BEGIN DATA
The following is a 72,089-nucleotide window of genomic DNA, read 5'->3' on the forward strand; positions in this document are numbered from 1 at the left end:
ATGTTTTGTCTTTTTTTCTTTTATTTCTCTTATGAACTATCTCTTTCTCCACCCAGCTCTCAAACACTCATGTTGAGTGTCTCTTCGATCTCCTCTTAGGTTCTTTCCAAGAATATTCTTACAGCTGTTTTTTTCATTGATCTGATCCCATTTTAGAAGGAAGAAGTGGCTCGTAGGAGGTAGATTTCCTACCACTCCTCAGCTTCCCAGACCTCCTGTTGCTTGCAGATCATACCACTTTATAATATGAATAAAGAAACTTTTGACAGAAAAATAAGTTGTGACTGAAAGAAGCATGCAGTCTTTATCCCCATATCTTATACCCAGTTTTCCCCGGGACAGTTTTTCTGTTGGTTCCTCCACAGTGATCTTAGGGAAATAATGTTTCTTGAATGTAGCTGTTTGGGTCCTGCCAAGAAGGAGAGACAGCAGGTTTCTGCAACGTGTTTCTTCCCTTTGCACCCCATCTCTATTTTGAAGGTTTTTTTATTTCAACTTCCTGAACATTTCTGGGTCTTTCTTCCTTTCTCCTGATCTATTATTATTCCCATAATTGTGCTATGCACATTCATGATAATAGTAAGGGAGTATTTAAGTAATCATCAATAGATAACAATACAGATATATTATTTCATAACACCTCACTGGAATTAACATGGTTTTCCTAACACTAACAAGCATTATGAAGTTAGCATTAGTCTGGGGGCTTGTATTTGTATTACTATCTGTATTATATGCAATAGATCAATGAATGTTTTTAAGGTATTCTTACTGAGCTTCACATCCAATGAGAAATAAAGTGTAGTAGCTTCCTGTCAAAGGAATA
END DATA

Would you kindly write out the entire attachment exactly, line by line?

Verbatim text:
The following is a 72,089-nucleotide window of genomic DNA, read 5'->3' on the forward strand; positions in this document are numbered from 1 at the left end:
ATGTTTTGTCTTTTTTTCTTTTATTTCTCTTATGAACTATCTCTTTCTCCACCCAGCTCTCAAACACTCATGTTGAGTGTCTCTTCGATCTCCTCTTAGGTTCTTTCCAAGAATATTCTTACAGCTGTTTTTTTCATTGATCTGATCCCATTTTAGAAGGAAGAAGTGGCTCGTAGGAGGTAGATTTCCTACCACTCCTCAGCTTCCCAGACCTCCTGTTGCTTGCAGATCATACCACTTTATAATATGAATAAAGAAACTTTTGACAGAAAAATAAGTTGTGACTGAAAGAAGCATGCAGTCTTTATCCCCATATCTTATACCCAGTTTTCCCCGGGACAGTTTTTCTGTTGGTTCCTCCACAGTGATCTTAGGGAAATAATGTTTCTTGAATGTAGCTGTTTGGGTCCTGCCAAGAAGGAGAGACAGCAGGTTTCTGCAACGTGTTTCTTCCCTTTGCACCCCATCTCTATTTTGAAGGTTTTTTTATTTCAACTTCCTGAACATTTCTGGGTCTTTCTTCCTTTCTCCTGATCTATTATTATTCCCATAATTGTGCTATGCACATTCATGATAATAGTAAGGGAGTATTTAAGTAATCATCAATAGATAACAATACAGATATATTATTTCATAACACCTCACTGGAATTAACATGGTTTTCCTAACACTAACAAGCATTATGAAGTTAGCATTAGTCTGGGGGCTTGTATTTGTATTACTATCTGTATTATATGCAATAGATCAATGAATGTTTTTAAGGTATTCTTACTGAGCTTCACATCCAATGAGAAATAAAGTGTAGTAGCTTCCTGTCAAAGGAATA